By Shreyashi Sanyal
(Reuters) – U.S. stocks rallied on Tuesday, led by gains in Apple and Amazon, as investors judged the latest tit-for-tat tariffs between the United States and China as less damaging than expected.
The Trump administration’s selection of a lower 10 percent tariff and exclusion of Apple from the list of new tariffs convinced market players that it was going easy and giving U.S. companies enough time to prepare for a changing trade environment.
China’s retaliation only included $60 billion worth of U.S. goods and reduced the level of tariffs it would collect, convincing some that Beijing was running out of options to hit back.
“Markets are looking at China’s retaliation in a way that it wasn’t as bad as expected and that is a win, which is part of the reason why we are seeing a rally today,” said Paul Nolte, portfolio manager at Kingsview Asset Management in Chicago.
The benchmark S&P 500 and the Nasdaq were on track for their biggest percentage gain in nearly three weeks. The S&P was about 9 points away from hitting a record high.
“Investors right now are comfortable saying ‘buy’, realizing that the trade conflict hasn’t had much of an impact on the broader economy in the past six months,” Nolte added.
At 12:57 a.m. ET the Dow Jones Industrial Average (.DJI) was up 151.87 points, or 0.58 percent, at 26,213.99, the S&P 500 (.SPX) was up 17.15 points, or 0.59 percent, at 2,905.95 and the Nasdaq Composite (.IXIC) was up 68.17 points, or 0.86 percent, at 7,963.96.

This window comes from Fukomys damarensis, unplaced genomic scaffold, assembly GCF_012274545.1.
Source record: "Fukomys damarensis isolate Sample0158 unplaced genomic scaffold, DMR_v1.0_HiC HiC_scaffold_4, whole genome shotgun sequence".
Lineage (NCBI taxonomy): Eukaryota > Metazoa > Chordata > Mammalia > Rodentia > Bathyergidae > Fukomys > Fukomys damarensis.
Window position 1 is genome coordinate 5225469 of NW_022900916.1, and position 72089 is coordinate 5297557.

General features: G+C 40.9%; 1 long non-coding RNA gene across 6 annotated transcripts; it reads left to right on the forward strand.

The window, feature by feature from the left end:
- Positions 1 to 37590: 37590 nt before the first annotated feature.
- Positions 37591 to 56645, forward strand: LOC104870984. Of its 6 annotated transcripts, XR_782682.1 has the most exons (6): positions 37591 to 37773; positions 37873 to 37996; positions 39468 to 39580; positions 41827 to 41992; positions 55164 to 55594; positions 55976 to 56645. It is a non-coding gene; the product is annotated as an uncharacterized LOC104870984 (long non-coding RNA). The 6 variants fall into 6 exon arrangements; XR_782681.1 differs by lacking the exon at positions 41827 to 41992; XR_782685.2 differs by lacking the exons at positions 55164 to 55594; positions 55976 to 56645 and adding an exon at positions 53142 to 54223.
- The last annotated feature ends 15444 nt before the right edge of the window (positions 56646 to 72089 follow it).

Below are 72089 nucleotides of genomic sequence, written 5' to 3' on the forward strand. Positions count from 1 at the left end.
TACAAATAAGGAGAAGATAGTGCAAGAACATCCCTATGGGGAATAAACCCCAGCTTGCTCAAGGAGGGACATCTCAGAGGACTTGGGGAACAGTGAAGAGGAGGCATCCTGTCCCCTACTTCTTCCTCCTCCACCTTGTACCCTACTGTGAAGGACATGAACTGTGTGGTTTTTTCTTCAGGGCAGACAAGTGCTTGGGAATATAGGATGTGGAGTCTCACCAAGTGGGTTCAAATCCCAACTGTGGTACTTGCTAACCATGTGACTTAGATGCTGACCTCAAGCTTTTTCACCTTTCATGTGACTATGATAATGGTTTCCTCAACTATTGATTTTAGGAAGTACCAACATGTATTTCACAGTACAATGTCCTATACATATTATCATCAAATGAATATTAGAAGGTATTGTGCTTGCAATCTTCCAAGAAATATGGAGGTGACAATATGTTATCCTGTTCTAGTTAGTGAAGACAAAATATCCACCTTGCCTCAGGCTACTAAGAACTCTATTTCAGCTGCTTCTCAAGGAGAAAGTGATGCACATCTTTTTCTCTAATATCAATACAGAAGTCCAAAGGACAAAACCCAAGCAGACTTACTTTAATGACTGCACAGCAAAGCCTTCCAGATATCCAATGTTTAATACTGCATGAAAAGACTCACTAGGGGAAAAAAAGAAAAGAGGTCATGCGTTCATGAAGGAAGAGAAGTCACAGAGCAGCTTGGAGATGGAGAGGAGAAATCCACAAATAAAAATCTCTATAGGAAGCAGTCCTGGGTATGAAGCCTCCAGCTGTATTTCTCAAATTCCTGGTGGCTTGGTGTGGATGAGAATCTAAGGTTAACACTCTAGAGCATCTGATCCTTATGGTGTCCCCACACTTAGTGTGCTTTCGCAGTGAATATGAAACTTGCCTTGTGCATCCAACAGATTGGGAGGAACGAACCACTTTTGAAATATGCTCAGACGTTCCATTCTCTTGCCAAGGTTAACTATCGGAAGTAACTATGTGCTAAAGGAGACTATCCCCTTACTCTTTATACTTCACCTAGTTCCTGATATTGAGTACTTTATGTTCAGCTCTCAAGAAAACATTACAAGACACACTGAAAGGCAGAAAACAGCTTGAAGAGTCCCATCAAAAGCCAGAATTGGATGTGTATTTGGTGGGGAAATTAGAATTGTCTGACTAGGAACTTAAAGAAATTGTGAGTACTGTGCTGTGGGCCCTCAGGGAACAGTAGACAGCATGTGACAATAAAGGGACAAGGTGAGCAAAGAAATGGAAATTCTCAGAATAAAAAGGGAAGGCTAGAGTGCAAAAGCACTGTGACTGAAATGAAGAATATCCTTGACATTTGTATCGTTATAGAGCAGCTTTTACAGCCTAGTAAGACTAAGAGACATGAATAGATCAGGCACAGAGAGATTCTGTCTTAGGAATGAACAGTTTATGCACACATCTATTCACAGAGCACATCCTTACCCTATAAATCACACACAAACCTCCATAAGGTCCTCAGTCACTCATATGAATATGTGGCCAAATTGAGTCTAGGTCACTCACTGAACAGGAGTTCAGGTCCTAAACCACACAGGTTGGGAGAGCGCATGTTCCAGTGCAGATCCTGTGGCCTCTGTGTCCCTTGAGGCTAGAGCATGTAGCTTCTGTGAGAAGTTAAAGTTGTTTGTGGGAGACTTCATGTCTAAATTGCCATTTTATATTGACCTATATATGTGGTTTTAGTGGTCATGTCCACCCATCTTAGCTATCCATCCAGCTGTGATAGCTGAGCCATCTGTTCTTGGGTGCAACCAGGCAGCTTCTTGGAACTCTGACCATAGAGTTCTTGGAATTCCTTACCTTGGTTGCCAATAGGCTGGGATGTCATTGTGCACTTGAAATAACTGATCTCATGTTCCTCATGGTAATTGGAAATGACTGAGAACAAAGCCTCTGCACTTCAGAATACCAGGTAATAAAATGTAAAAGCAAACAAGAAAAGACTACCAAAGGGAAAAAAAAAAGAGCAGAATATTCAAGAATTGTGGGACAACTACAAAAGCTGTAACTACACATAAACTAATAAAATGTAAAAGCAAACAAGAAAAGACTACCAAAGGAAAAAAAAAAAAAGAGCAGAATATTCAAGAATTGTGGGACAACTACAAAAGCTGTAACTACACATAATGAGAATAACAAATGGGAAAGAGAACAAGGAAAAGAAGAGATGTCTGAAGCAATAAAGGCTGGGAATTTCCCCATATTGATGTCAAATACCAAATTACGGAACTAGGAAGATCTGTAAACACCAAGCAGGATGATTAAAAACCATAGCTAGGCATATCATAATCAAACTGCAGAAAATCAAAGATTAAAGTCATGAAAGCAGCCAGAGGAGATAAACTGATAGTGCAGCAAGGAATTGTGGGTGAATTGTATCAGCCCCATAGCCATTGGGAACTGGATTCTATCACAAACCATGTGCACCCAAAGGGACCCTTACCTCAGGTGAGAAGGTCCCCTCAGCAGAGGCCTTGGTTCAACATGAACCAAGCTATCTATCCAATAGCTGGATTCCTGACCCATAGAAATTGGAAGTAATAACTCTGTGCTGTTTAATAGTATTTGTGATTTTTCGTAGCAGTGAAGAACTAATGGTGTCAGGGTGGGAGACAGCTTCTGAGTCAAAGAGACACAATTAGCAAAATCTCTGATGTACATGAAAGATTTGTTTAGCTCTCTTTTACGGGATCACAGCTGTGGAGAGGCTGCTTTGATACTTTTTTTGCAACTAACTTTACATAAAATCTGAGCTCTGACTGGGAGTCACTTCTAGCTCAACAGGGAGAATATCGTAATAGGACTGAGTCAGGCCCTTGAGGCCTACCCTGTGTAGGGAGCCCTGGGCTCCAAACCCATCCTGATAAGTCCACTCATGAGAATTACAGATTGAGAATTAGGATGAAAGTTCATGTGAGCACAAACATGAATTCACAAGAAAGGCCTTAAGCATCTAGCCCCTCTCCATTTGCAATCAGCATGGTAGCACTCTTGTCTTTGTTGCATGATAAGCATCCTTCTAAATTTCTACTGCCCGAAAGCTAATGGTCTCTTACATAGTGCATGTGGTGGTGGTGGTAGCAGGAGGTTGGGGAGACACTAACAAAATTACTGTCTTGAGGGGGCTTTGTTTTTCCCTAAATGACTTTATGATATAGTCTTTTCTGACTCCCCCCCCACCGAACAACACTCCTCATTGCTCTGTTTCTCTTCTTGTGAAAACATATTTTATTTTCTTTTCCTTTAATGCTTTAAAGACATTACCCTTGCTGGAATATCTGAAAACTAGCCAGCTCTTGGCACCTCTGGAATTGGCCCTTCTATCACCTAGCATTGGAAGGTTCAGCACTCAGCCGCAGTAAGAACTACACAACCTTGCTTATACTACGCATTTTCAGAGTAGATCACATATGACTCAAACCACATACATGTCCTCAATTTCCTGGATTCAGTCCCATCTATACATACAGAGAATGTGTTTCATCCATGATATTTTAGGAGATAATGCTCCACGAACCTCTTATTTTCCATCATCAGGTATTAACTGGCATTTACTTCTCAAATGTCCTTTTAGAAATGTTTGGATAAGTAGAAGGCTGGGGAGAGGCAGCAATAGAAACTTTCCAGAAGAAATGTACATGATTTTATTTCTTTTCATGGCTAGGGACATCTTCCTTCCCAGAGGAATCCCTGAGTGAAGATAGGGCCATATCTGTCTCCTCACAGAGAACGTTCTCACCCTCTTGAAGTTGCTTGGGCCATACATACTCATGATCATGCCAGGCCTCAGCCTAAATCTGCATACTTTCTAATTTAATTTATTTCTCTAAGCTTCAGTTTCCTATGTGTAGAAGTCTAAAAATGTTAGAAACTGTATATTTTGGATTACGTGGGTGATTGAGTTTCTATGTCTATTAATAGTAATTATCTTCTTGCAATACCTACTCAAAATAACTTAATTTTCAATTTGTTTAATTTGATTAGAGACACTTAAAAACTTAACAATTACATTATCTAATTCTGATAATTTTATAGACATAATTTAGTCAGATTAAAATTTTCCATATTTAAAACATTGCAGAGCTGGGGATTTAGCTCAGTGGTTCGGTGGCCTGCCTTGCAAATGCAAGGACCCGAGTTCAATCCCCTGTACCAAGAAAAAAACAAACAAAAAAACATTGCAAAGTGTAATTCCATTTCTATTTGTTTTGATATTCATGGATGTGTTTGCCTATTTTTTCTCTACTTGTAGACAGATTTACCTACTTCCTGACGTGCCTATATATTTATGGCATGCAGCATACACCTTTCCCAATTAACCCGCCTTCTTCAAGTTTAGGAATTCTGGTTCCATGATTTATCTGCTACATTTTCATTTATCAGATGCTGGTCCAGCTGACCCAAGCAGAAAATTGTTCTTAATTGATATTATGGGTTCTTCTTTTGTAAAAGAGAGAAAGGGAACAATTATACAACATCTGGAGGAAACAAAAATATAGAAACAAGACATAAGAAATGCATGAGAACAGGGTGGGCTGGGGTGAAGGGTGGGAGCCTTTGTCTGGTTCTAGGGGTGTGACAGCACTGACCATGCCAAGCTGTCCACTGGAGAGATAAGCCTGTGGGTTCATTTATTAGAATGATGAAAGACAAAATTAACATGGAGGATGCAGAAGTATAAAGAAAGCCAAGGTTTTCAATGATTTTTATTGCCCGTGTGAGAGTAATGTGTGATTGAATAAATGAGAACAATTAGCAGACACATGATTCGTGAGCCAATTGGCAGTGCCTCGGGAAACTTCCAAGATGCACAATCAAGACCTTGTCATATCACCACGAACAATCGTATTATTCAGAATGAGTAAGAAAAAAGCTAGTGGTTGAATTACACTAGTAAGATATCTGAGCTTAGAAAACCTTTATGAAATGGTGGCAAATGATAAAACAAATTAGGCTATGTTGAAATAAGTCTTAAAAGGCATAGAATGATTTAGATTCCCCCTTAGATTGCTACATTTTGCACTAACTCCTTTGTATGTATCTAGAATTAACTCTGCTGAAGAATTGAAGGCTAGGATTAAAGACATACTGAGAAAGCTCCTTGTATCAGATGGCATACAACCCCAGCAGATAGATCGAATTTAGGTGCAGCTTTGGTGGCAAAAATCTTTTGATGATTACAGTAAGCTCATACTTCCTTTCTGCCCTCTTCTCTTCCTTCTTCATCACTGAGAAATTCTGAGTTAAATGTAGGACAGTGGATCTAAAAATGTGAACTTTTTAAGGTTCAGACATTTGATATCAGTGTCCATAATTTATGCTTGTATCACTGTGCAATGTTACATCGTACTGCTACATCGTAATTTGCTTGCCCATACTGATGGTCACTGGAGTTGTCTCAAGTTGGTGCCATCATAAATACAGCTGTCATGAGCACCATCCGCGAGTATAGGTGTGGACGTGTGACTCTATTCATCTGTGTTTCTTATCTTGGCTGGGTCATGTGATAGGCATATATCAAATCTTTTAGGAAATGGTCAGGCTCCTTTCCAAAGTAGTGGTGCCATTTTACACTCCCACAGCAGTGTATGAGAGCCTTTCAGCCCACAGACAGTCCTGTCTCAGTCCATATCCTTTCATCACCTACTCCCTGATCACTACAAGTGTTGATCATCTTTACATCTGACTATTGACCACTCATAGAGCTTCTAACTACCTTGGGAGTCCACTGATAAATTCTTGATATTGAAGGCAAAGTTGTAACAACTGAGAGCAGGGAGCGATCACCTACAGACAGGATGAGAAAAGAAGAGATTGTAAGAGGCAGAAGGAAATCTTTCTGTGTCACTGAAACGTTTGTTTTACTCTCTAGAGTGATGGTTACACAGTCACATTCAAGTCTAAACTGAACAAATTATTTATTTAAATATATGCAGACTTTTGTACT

The tech index (.SPLRCT), which dropped 1.4 percent on Monday ahead of the tariff announcement, climbed 0.84 percent, lifted by a 0.4 percent gain in Apple.
The consumer discretionary sector (.SPLRCD) gained 1.12 percent, boosted by a 1.9 percent gain in Amazon.com Inc (AMZN.O).
Members of the FAANG group, such as Netflix (NFLX.O) and Google parent Alphabet (GOOGL.O) were higher.
Eight of the 11 major S&P sectors rose. The energy sector (.SPNY) was up 0.83 percent, after oil prices climbed on signs that the OPEC may not be prepared to raise output.
The financial sector (.SPSY) rose 0.47 percent, aided by a rise in U.S. Treasury yields as investors continued to price in more interest rate hikes by the Federal Reserve and after news of tit-for-tat tariffs had little impact on the bond markets.
General Mills (GIS.N) tumbled 8 percent, the most on the S&P, after the Cheerios cereal maker fell short of sales and margins estimates.
Advancing issues outnumbered decliners for a 1.39-to-1 ratio on the NYSE and a 1.67-to-1 ratio on the Nasdaq.
The S&P index recorded 28 new 52-week highs and three new lows, while the Nasdaq recorded 44 new highs and 65 new lows.
(Reporting by Shreyashi Sanyal in Bengaluru; Editing by Sriraj Kalluvila and Shounak Dasgupta)
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